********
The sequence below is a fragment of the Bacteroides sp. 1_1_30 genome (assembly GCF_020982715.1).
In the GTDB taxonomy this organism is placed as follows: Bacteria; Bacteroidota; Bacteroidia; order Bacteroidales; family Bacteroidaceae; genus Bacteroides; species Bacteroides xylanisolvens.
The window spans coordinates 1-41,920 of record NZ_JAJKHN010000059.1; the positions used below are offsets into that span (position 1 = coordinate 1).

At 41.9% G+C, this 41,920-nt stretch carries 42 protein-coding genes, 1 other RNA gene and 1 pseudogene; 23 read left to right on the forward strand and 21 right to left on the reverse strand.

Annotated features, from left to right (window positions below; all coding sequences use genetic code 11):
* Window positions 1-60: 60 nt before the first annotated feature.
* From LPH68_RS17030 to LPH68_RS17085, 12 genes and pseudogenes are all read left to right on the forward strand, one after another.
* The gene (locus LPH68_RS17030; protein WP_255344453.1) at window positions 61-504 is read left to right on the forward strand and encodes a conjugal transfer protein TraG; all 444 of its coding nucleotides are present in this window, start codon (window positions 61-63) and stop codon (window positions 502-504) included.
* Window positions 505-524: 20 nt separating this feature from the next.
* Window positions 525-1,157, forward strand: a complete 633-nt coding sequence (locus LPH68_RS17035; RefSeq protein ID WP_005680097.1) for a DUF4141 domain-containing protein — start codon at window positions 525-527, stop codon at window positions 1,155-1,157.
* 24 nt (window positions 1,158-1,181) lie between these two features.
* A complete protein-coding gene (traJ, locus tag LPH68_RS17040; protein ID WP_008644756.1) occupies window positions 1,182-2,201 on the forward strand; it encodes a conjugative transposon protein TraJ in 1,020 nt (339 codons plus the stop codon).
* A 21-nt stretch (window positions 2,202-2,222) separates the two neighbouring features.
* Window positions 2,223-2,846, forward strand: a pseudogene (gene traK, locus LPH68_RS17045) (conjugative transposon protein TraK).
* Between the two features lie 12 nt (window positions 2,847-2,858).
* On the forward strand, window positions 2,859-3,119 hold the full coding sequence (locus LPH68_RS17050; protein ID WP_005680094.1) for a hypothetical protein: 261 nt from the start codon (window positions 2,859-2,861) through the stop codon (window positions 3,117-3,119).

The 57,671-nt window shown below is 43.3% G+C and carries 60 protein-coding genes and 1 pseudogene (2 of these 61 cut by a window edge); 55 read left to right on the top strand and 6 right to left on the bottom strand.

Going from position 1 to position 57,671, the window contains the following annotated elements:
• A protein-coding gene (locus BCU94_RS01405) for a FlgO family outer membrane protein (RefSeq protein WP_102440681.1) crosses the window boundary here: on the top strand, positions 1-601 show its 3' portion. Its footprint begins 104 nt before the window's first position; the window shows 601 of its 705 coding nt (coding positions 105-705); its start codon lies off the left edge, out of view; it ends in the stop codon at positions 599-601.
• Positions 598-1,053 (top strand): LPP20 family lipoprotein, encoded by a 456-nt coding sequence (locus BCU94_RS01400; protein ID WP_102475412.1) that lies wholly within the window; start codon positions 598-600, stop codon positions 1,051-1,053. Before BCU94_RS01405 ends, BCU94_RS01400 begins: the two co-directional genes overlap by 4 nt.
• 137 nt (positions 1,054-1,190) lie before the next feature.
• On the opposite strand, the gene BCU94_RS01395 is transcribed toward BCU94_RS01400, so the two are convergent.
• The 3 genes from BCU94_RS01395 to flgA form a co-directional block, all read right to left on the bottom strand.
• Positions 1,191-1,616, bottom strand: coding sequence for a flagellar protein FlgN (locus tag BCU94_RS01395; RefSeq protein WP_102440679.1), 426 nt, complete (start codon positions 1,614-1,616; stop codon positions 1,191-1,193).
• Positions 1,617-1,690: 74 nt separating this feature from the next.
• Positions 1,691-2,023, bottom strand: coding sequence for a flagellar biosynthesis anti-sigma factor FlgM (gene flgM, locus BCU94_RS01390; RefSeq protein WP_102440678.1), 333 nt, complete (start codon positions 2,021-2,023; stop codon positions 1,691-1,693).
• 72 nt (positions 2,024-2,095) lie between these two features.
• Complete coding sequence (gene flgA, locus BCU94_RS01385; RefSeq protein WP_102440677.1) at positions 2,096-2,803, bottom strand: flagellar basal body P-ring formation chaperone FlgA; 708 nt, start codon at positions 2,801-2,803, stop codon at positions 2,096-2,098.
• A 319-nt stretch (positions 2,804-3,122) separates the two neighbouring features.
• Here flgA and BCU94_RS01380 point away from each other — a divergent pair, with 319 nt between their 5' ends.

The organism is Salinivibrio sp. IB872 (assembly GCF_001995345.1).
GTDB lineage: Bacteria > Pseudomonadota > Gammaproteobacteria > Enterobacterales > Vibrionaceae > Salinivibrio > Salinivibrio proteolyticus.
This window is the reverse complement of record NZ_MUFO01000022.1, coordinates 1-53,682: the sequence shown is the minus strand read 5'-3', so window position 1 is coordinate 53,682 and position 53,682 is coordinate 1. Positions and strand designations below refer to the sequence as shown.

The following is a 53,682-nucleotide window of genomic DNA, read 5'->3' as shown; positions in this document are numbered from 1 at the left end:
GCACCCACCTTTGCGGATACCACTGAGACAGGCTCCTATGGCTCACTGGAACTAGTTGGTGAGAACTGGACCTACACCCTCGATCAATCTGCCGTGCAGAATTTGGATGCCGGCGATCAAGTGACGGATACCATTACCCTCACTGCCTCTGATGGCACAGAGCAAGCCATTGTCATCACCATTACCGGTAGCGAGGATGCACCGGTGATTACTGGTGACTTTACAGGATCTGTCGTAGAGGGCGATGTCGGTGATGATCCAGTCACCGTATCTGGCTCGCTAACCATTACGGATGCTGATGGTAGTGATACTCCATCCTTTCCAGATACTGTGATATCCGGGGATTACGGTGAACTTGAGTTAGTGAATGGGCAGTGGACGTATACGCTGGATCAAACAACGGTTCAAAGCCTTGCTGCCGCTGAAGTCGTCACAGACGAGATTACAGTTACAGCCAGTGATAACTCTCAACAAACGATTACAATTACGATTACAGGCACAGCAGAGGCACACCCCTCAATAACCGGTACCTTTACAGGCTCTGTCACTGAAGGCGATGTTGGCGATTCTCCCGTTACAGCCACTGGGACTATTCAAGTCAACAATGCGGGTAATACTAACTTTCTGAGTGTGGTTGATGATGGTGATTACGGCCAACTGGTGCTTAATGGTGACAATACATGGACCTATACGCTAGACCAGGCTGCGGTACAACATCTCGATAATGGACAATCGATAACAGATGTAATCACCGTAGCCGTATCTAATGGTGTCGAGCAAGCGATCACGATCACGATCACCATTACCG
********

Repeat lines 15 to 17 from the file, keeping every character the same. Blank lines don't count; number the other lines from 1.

* Between the two features lie 12 nt (window positions 2,847-2,858).
* On the forward strand, window positions 2,859-3,119 hold the full coding sequence (locus LPH68_RS17050; protein ID WP_005680094.1) for a hypothetical protein: 261 nt from the start codon (window positions 2,859-2,861) through the stop codon (window positions 3,117-3,119).

The 57,671-nt window shown below is 43.3% G+C and carries 60 protein-coding genes and 1 pseudogene (2 of these 61 cut by a window edge); 55 read left to right on the top strand and 6 right to left on the bottom strand.